That having been said, the challenge is to identify the key causes of inefficiencies in our capital markets and then recommend effective ways to address them. Not surprisingly, some common issues and concerns emerged in the various reports. High on the list are improving Sarbanes-Oxley Section 404 implementation and streamlining the regulations that apply to foreign issuers. The latter would include allowing easier foreign deregistration, recognition of IFRS without reconciliation to GAAP, and promoting the convergence of accounting and auditing standards. These are not new concerns, and indeed some of the recommendations relating to these issues are already underway at the Commission and elsewhere.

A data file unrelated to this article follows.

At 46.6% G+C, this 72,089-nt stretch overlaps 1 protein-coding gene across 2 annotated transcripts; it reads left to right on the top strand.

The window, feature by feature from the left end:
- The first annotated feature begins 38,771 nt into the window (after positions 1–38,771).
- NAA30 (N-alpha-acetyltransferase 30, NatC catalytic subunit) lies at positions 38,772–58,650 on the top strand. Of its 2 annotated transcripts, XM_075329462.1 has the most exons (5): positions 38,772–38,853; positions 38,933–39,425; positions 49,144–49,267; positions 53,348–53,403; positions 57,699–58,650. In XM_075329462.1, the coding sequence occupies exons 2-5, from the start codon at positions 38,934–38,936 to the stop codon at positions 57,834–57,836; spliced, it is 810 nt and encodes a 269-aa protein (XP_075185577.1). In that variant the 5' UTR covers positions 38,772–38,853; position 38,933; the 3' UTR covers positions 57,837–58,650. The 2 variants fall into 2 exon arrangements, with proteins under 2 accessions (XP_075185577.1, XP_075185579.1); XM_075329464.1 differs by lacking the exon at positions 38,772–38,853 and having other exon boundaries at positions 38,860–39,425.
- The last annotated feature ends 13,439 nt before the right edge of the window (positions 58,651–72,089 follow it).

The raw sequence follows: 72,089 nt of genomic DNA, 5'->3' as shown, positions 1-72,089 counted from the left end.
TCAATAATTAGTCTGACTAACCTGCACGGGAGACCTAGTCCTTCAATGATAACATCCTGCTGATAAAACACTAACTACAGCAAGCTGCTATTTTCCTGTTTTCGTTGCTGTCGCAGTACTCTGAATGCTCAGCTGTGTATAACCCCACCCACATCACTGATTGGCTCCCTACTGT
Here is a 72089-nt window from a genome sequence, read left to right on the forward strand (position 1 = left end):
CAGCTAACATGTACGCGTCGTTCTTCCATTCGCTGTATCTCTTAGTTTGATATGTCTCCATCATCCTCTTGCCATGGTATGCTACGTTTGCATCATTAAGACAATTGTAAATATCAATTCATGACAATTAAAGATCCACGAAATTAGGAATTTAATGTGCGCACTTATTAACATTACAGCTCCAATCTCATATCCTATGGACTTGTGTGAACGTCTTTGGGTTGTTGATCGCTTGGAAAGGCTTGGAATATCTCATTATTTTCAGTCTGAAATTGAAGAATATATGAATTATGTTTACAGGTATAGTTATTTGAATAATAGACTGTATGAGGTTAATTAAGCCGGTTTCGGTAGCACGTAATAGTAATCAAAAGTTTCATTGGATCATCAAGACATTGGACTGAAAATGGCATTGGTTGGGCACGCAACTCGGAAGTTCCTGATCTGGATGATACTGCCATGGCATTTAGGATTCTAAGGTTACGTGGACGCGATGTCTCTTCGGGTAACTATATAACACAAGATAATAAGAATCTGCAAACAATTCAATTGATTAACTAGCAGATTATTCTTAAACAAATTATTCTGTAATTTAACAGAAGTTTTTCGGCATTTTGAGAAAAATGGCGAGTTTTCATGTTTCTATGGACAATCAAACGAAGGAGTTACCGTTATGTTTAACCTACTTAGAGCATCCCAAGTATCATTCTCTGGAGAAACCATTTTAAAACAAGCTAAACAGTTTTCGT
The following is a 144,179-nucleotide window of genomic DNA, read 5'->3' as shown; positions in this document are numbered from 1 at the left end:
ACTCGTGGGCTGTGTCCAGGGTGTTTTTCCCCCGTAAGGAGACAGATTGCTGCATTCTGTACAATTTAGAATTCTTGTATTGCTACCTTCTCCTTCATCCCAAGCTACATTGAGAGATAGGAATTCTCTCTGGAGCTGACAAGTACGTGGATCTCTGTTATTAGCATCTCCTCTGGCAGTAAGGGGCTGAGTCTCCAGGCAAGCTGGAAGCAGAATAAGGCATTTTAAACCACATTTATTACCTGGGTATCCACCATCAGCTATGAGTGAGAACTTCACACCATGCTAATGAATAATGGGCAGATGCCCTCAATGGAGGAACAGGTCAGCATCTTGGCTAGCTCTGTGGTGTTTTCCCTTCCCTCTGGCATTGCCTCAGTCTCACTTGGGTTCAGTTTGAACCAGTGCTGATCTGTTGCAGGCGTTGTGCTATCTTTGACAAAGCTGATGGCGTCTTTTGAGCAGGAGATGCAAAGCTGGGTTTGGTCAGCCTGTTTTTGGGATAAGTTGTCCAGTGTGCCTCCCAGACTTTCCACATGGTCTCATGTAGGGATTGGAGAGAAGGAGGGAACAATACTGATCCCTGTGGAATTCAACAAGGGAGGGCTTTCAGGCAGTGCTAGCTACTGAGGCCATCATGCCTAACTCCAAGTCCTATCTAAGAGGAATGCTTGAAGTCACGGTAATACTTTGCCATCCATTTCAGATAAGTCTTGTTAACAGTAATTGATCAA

The Section 404 management guidance that we proposed this past December is an example of how the Commission has begun to address unexpected and unintended costs of regulation. Although we all realized that the implementation of Section 404 would entail costs, I do not believe that anyone anticipated that the costs would be so high, or that management's assessment would become driven almost exclusively by the PCAOB's Auditing Standard Number 2, which establishes professional standards for conducting audits of internal controls over financial reporting. Upon realizing the full costs of implementation, the Commission sought comments, hosted two roundtables, and received reports from both the GAO and the SEC Advisory Committee on Smaller Public Companies. The Commission then issued a concept release in July 2006 to raise specific questions about Section 404 implementation and to solicit feedback. The resulting proposed management guidance attempts to maintain the benefits of 404 while emphasizing efficiency and innovation instead of a one-size-fits-all approach. The guidance is intended to liberate management by encouraging them to apply the guidance to their own situations instead of following a prescribed mold. The guidance is designed to be scalable, so that it can be utilized by both large and small companies.